On Thursday, December 17th, New York Women in Film & Television hosted the 41st Muse Awards, via an online ceremony, to honor Rachel Brosnahan, Rashida Jones, Jodi Kantor & Megan Twohey, Alana Mayo, Ali Stroker, Awkwafina and Gina Prince-Bythewood for their outstanding achievement in the media.
New York Women in Film & Television is an organization that was founded to help women advance their careers in television, film, and other media formats. The theme for this year’s annual Muse Awards was “Art & Advocacy” because NYWIFT wanted to acknowledge the contributions of the creative community in creating positive social change.
The Muse Awards began with a video featuring all sorts of women from the media talking about the importance of women in this industry and the impact they have on the world. Following the video, the president of NYWIFT Jamie Zelermyer spoke to acknowledge the pandemic and how it has changed the way NYWIFT operates. She said, “Through NYWIFT’s grant programs, the new NYWIFT Talk Series, and The Women Who Dared Documentary series we are seeing many impactful films that are helping to change the narrative, lift up underrepresented communities and push us to think beyond our own experience.”
Actress, comedian, and CBS Morning News contributor Nancy Jiles hosted the event and gave an introduction to the awards show. “For forty years NYWIFT has honored women who are our muses. Like the ancient Greek goddess, they are our source of inspiration, our guiding spirits and we are celebrating an especially talented group of powerhouses today” she said.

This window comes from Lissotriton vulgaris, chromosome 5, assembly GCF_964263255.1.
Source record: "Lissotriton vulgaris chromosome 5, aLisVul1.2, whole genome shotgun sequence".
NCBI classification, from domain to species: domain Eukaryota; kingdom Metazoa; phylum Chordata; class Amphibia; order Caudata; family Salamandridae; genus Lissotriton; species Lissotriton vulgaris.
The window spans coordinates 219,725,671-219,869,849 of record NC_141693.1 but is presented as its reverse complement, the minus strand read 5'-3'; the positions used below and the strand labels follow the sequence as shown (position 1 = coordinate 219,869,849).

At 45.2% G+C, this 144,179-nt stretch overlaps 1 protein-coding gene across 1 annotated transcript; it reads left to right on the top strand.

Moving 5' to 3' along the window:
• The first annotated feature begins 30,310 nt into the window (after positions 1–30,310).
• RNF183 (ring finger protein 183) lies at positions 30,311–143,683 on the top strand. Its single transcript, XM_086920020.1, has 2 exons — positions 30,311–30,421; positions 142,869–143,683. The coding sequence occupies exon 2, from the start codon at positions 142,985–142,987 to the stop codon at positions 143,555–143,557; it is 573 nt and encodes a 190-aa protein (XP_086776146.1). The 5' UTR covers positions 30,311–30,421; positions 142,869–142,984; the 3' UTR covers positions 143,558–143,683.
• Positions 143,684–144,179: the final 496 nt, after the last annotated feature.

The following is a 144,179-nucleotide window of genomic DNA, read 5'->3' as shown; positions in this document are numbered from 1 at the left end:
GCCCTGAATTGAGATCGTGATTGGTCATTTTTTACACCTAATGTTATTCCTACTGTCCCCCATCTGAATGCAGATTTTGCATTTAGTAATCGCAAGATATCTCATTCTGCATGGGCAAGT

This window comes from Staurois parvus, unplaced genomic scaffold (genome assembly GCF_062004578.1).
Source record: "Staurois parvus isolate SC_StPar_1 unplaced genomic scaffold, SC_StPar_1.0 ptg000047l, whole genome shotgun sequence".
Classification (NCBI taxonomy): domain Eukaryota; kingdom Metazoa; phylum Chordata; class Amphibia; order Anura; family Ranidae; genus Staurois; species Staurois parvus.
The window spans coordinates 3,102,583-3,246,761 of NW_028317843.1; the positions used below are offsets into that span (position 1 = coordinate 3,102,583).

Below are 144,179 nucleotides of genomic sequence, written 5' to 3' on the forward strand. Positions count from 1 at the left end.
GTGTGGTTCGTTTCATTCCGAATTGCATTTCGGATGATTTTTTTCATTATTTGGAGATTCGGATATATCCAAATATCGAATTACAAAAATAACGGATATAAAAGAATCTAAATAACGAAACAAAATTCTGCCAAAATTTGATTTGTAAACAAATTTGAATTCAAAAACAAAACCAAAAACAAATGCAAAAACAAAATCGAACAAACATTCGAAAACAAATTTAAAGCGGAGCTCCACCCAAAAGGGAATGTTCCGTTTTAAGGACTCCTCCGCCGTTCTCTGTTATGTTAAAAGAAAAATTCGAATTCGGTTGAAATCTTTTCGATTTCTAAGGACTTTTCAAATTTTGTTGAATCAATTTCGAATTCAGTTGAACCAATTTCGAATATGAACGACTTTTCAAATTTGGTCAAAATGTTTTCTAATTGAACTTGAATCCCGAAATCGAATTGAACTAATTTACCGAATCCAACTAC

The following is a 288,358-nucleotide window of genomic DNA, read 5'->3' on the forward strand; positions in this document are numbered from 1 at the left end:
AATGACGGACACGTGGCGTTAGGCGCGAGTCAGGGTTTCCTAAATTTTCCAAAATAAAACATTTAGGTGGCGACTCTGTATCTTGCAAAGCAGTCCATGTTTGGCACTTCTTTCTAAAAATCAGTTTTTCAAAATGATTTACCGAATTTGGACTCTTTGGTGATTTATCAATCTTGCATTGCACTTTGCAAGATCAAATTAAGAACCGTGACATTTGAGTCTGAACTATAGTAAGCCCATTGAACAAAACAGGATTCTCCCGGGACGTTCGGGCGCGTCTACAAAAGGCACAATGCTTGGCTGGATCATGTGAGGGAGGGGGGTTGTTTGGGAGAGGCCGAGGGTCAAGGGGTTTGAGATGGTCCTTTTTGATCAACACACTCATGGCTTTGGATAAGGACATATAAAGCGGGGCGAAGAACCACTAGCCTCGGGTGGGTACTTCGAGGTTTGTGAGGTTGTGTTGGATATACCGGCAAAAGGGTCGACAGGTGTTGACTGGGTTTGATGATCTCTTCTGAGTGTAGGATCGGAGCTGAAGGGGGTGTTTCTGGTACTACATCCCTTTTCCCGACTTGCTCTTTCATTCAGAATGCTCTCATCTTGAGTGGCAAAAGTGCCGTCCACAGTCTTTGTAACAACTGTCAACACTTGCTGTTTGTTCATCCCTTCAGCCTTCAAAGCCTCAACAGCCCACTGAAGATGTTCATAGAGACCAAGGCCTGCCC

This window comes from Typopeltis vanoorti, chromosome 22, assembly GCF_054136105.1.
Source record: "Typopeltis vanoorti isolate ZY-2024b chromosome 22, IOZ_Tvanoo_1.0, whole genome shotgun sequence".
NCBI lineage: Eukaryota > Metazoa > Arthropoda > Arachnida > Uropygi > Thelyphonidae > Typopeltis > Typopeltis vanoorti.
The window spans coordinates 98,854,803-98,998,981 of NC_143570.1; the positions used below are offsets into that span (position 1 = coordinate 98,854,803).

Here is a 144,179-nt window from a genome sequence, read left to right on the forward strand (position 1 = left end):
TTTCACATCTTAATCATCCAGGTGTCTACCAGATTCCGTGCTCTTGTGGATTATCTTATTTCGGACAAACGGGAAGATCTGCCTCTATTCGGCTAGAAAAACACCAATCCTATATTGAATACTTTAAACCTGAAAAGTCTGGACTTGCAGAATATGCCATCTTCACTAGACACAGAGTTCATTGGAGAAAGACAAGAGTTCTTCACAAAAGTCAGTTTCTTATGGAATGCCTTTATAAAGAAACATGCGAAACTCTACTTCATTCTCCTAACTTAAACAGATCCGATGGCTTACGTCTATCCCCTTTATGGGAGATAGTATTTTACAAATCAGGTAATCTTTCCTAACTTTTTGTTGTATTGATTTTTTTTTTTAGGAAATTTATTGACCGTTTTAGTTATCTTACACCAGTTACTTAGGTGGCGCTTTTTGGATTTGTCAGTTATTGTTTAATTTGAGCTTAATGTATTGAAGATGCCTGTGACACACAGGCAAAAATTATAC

The first honoree of the day was the president of Orion Pictures Alana Mayo. Mayo works in development, acquisitions, physical, and post-production for films that are dedicated to amplifying underrepresented voices in front of and behind the camera. She has worked on films such as Selma, Just Mercy and A Quiet Place. In discussing her career Mayo stressed the importance of seeing her image represented on the screen when she was younger, as well as, how paramount it was that she saw women that looked like her doing the job that she wanted to do. She said, “There are so many incredible artists from so many different experiences and identities that have told beautiful stories that have meant so much to audiences. At this point, we need to start to understand the value of having people in positions of decision making to get to say yes to more diversity inside of storytelling.”
The next two honorees were journalists Jodi Kantor and Megan Twohey who broke the story of Harvey Weinstein’s decades of sexual abuse allegations. Their work has helped to ignite the #MeToo movement and create a safer world for women everywhere. Kantor said “On this particular investigation the sources did in a funny way become muses. When you have sources that brave they do become your muses because you say ‘I have to find an accurate and trustworthy way to get this story told. We can not let these people down.” Twohey explained what it was like working on the case and the hurdles they had to overcome going up against Weinstein, before expressing her gratitude. She said, “Jodi and I, in the process of breaking the Weinstein story and going on to cover the evolution of the #MeToo movement, have encountered so many incredibly inspiring women and the other honorees within this award are no exception.”